Smedley Law Group Logo

Do I Need an Attorney to Get a Divorce or Can I DIY It?

Post thumbnail

After you make the heartbreaking decision to dissolve your marriage, you likely want to move forward as quickly and easily as possible. While it may seem like filing for a divorce without an attorney is the best path forward (to save money), it won’t be quick and it won’t be easy.

While the laws in New Jersey don’t state that you must have a lawyer to file for divorce, you’ll find there are many reasons you really do need the help of a family law attorney. You’ll learn that to navigate the many forms, timelines and procedures that make a divorce final and legal, you must devote the equivalent of a full-time job in hours and have great organizational skills. 

Even the New Jersey Courts agree saying, “The decision to file for divorce is a difficult one and having to work through the legal process on your own makes it even more difficult. For this reason, the court recommends that people considering filing for divorce, or those who are responding to a divorce complaint, seek legal counsel if they are able to do so.” 

Here’s what you need to consider when deciding if you should file for divorce without an attorney.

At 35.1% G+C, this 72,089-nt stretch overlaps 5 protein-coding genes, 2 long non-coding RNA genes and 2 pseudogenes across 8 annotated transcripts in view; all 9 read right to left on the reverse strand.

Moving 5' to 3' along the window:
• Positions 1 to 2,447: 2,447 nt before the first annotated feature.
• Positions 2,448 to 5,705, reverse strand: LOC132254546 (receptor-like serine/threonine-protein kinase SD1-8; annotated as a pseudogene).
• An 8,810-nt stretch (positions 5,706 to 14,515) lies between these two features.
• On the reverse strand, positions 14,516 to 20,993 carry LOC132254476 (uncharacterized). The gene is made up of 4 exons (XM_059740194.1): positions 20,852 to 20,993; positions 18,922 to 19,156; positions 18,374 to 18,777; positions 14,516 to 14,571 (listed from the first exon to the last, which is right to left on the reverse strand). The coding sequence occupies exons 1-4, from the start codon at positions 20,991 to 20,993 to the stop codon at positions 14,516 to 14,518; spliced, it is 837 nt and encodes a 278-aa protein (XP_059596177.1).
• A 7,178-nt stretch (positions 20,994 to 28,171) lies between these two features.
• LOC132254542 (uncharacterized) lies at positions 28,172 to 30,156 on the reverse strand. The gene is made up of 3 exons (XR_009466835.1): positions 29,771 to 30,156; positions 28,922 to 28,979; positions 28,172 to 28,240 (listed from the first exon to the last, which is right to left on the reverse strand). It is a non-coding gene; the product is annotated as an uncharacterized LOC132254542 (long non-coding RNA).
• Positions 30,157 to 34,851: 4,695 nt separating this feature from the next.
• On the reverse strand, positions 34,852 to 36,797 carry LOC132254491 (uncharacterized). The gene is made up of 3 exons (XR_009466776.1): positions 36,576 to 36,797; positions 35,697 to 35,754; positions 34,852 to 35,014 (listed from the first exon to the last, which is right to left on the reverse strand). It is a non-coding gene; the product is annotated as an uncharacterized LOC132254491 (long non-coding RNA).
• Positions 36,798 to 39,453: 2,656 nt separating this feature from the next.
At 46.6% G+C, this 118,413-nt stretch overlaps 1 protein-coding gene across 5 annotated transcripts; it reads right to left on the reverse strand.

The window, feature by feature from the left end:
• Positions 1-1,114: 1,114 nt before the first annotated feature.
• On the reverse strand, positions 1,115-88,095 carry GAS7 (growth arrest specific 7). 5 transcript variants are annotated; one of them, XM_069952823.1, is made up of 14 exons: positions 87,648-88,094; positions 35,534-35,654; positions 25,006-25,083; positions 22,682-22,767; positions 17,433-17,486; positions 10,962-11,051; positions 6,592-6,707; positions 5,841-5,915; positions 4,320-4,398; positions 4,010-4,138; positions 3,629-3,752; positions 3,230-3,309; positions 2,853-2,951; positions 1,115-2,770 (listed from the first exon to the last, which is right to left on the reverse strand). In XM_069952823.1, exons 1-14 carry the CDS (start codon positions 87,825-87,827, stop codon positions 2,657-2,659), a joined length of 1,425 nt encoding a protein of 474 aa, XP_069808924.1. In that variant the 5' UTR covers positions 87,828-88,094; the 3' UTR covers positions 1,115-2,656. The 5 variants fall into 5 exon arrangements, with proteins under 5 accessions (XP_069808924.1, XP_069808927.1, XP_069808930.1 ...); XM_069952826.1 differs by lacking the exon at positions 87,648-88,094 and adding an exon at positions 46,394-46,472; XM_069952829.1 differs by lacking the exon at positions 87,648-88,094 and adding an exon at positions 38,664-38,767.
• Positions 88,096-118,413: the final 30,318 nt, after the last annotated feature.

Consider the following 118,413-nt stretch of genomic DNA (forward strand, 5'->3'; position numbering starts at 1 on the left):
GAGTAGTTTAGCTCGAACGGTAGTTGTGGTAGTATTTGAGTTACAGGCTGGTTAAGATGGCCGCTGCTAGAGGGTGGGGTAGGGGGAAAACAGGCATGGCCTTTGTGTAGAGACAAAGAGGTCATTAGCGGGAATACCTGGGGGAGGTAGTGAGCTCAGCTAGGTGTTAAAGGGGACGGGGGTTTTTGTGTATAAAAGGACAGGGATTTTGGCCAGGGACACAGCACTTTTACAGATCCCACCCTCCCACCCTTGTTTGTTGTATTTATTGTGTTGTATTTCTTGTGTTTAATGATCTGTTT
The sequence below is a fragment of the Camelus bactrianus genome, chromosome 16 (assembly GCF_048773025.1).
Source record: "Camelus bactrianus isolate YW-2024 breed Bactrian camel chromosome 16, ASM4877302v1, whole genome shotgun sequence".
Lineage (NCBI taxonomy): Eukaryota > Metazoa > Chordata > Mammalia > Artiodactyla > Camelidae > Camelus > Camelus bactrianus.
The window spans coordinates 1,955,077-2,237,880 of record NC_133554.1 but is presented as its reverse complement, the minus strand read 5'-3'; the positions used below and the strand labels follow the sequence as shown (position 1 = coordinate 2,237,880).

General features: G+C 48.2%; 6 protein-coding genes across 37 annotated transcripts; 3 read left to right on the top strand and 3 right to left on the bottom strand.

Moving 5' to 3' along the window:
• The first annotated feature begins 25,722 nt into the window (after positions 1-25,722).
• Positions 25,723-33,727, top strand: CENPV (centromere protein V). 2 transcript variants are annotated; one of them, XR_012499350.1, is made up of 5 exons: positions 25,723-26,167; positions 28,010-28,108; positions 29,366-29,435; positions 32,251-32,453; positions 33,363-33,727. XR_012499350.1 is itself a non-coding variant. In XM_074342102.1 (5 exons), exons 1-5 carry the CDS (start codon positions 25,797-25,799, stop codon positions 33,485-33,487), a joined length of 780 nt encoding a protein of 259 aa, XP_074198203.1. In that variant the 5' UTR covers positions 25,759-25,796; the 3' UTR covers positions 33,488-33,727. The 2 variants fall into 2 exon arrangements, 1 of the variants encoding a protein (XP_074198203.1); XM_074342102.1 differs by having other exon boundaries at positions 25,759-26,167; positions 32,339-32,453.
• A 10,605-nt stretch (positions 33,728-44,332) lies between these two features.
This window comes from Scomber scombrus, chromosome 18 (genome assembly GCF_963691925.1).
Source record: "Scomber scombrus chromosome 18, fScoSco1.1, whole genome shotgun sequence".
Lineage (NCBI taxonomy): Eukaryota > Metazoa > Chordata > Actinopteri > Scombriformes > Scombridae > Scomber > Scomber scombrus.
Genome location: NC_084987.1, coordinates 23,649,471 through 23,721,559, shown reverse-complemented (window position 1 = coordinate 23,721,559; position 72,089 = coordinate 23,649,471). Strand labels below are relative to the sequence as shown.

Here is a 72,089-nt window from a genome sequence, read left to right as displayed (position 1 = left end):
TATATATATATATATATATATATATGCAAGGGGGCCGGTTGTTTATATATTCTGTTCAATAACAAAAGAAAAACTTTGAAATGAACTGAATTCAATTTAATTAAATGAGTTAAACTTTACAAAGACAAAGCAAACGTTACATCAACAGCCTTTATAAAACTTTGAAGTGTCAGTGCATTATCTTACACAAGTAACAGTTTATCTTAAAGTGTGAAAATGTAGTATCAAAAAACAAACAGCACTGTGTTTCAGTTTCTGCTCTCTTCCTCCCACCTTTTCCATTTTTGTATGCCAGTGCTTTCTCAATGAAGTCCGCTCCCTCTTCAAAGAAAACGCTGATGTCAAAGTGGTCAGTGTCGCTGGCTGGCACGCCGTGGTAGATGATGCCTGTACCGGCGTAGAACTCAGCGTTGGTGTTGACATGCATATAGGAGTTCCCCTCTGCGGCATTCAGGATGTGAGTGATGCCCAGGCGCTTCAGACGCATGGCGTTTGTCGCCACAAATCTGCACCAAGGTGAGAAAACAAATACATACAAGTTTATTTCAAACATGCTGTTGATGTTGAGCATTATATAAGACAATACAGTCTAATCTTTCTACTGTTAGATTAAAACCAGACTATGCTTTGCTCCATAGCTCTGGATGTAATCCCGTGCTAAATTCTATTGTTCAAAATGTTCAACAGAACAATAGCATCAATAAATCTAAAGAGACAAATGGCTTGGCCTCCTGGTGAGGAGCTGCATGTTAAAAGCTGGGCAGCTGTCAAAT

1. Your First Step to Initiating Divorce

The first step to the process of filing for divorce starts with the “Complaint for Divorce/Dissolution” form. There are four types of divorce complaints and you must choose the right one for your situation. These are contested (fault divorces), uncontested (no-fault divorces), mediation, and arbitration. Let’s focus on the first two:

Fault: This is when one spouse holds the other responsible for the end of the marriage (because of adultery, abuse or similar reasons). A divorce attorney can determine which (if any) grounds fit your situation and can be instrumental in proving the claims you make on a fault divorce.

No-Fault: A no-fault divorce is when neither partner blames the other for the end of the marriage. In these situations, the parties must either agree on everything from the dispersal of the marital property to the custody arrangements, or else they must go to court to determine this. In either case, an attorney can help ensure that you get a fair settlement in the case.

2. Next Step: Forms, Forms and More Forms

Once the appropriate type of divorce to file is determined, then comes the paperwork. Anyone who’s not trained in family law will find this complex and difficult. Experienced family law attorneys and their teams are trained to handle the number of forms that need to be completed, the timeline they need to be completed in, the exact locations they all need to be submitted, and with the proper fees and notarization that needs to happen for these standard forms:

3. Determining Where the Breakdown Began and Filing in the Right Place

You, as the plaintiff, are required to file for divorce in the county where the actions that led to this decision happened. This can be murky at times depending on circumstances such as desertion or when separation happened but may not be agreed upon. An experienced family lawyer can help navigate this and determine the appropriate avenue to file for divorce.